Review by Deborah Bullock
Authored by Richard Smith and Paula Rebolledo. London: British Council, 2018, 116pp.
Online (free to download in pdf format) via www.teachingenglish.org.uk/article/a-handbook-exploratory-action-research or directly at http://bit.ly/handbook-EAR.
This practical, teacher-friendly Handbook sets out to take teachers on a journey of discovery into their teaching and learning by illustrating a particular approach to teacher-research for professional development – Exploratory Action Research (EAR).
This approach, originally developed in the context of the British Council Champion Teachers programme for secondary school teachers in Chile, has been found to be not only feasible but also especially appropriate in situations where teachers are facing difficulties like large class size, lack of preparation time and apparent student demotivation. Indeed, the Handbook is unique in the literature on teacher-research in English language teaching (ELT) in being particularly targeted at secondary and primary school teachers working in relatively difficult circumstances.
Based on examples from actual experience, including cases from the companion publication Champion Teachers: Stories of Exploratory Action Research, the Handbook takes teachers step by step through the stages of classroom-based inquiry, supporting and guiding them along the way. Unlike some similar publications, it deliberately sets out to demystify research, showing how all practitioners interested in understanding classroom events can do so by researching their practice. Drawing on real-life examples, and providing practical activity and reflection tasks with clear instructions, the Handbook is designed to be used by any teacher, on their own, with a colleague or colleagues, or within teacher association or teacher education initiatives, while the use of colourful illustrations and photographs enhances its appeal and accessibility even further.
The Handbook is also easy to navigate and chapters are organised to answer the questions teachers ask, such as: What shall I explore – and what are my questions? How can I explore? What do I find? What shall I change? What happens? Where do I go from here? There is also a final chapter dedicated to extra material and here teachers can find a sample questionnaire and observation checklist, together with an Answer Key for the many practical tasks.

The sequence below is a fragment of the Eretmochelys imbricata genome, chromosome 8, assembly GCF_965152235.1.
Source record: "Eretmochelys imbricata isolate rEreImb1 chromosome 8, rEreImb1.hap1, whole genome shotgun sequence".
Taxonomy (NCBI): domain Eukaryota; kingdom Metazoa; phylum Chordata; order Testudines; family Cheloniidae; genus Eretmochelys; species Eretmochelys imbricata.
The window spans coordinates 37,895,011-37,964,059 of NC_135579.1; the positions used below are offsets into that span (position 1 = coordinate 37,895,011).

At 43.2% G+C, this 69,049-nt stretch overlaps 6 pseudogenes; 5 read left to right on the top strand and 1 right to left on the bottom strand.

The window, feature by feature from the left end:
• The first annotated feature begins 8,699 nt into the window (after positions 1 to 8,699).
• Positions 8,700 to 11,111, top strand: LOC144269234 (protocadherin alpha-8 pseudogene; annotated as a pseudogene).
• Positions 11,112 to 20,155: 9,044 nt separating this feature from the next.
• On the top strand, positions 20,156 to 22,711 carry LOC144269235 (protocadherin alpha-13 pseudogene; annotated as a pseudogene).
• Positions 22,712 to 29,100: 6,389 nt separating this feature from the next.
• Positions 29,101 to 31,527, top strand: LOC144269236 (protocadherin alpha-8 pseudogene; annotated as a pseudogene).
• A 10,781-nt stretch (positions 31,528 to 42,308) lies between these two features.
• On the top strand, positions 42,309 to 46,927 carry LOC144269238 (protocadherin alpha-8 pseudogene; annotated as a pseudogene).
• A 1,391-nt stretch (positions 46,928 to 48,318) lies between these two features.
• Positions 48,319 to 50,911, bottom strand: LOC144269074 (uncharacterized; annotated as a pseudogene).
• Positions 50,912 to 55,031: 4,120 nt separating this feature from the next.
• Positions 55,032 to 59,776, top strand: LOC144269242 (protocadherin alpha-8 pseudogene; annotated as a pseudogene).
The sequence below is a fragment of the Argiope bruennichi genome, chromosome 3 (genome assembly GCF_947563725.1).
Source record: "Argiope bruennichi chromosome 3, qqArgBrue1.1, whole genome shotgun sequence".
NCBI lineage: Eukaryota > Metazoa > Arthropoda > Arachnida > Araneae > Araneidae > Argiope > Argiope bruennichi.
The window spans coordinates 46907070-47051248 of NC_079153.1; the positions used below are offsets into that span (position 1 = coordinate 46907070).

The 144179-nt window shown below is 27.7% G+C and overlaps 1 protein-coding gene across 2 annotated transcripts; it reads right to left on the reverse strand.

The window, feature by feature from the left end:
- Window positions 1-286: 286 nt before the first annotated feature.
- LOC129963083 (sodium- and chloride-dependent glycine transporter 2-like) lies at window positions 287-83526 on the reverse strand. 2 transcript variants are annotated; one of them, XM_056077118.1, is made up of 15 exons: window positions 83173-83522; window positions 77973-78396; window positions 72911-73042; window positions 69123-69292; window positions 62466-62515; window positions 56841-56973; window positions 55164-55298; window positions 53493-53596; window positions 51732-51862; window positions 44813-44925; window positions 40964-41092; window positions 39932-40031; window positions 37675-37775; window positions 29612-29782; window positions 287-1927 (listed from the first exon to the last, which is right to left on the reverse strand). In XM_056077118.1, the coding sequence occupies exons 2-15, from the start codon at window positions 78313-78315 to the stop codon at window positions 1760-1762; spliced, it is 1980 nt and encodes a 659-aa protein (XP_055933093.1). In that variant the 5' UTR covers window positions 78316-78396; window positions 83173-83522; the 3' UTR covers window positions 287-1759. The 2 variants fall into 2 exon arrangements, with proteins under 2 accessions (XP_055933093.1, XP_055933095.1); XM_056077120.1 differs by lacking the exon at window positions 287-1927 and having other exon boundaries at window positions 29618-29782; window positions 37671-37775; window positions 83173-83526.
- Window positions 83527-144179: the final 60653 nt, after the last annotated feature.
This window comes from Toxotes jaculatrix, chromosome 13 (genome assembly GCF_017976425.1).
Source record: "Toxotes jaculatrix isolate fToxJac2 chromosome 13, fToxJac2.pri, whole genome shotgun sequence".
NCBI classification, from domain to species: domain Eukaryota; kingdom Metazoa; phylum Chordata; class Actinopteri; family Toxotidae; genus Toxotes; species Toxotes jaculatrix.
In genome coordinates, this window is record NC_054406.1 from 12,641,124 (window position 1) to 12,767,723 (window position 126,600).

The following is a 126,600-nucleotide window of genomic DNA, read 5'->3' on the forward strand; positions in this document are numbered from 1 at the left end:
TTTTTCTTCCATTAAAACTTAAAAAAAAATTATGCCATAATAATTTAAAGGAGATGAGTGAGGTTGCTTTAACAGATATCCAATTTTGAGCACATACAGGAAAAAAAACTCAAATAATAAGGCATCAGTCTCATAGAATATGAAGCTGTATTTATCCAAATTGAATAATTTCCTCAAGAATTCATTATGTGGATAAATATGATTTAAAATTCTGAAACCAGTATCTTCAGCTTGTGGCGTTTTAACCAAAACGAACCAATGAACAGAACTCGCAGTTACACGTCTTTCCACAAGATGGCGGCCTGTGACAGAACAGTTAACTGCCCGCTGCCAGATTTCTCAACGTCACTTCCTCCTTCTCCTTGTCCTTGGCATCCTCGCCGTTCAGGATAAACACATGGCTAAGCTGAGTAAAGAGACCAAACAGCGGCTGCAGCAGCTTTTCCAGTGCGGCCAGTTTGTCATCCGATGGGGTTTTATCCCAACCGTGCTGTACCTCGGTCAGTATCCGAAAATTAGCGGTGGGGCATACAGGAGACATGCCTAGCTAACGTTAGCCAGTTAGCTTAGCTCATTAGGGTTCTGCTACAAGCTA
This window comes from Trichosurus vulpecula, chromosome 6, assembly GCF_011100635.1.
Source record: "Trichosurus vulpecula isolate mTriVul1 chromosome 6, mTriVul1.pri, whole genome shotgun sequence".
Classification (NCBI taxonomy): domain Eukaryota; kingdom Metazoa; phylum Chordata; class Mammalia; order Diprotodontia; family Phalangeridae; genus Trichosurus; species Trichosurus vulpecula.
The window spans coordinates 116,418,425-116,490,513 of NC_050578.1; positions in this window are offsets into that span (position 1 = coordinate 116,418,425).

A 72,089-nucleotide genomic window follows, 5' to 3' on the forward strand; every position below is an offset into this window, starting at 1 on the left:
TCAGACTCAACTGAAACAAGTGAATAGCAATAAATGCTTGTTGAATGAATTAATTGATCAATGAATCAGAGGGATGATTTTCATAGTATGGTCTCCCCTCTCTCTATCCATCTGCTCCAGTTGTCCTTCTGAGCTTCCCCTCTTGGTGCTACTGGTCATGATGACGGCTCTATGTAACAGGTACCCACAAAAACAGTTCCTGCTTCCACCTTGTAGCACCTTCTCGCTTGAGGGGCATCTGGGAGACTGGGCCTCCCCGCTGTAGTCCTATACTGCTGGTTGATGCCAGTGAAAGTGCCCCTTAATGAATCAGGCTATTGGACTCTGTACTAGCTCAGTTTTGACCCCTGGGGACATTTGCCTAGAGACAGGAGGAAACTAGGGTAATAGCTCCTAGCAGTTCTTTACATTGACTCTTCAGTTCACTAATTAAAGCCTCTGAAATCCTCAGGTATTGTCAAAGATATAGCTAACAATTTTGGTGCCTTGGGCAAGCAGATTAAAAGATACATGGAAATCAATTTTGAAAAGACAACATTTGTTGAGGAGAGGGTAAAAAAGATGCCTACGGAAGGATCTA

Recent reactions in the Teachers Research!, Electronic Village Online and Teacher Voices Facebook groups show that this is truly a publication that appeals to and can be useful for teachers!
About the authors
Richard Smith (Reader in ELT & Applied Linguistics, University of Warwick, UK) has expertise in the fields of language teaching history; learner and teacher autonomy; teacher-research; ELT research capacity-building; and teaching in difficult circumstances. He has published widely and given invited talks, seminars and workshops in many countries. More
Paula Rebolledo has taught at primary, secondary, undergraduate and postgraduate levels and in INSETT programmes. She is the former coordinator for teacher education of the English Open Doors Programme (EODP) at the Ministry of Education in Chile and is now a freelance teacher educator and researcher. Her areas of interest include teaching young learners, teacher education, professional development and teacher-research. She has given talks and workshops in Latin America, Europe and Asia. She has worked as a mentor in a number of teacher- research programmes such as the Champion Teachers programme in Chile and Peru and the APTIS Action Research Award Scheme, both funded by the British Council. Recently, she led the Laureate Action Research Scheme funded by Laureate Languages. She is the co-founder of RICELT, the first network of Chilean researchers in ELT.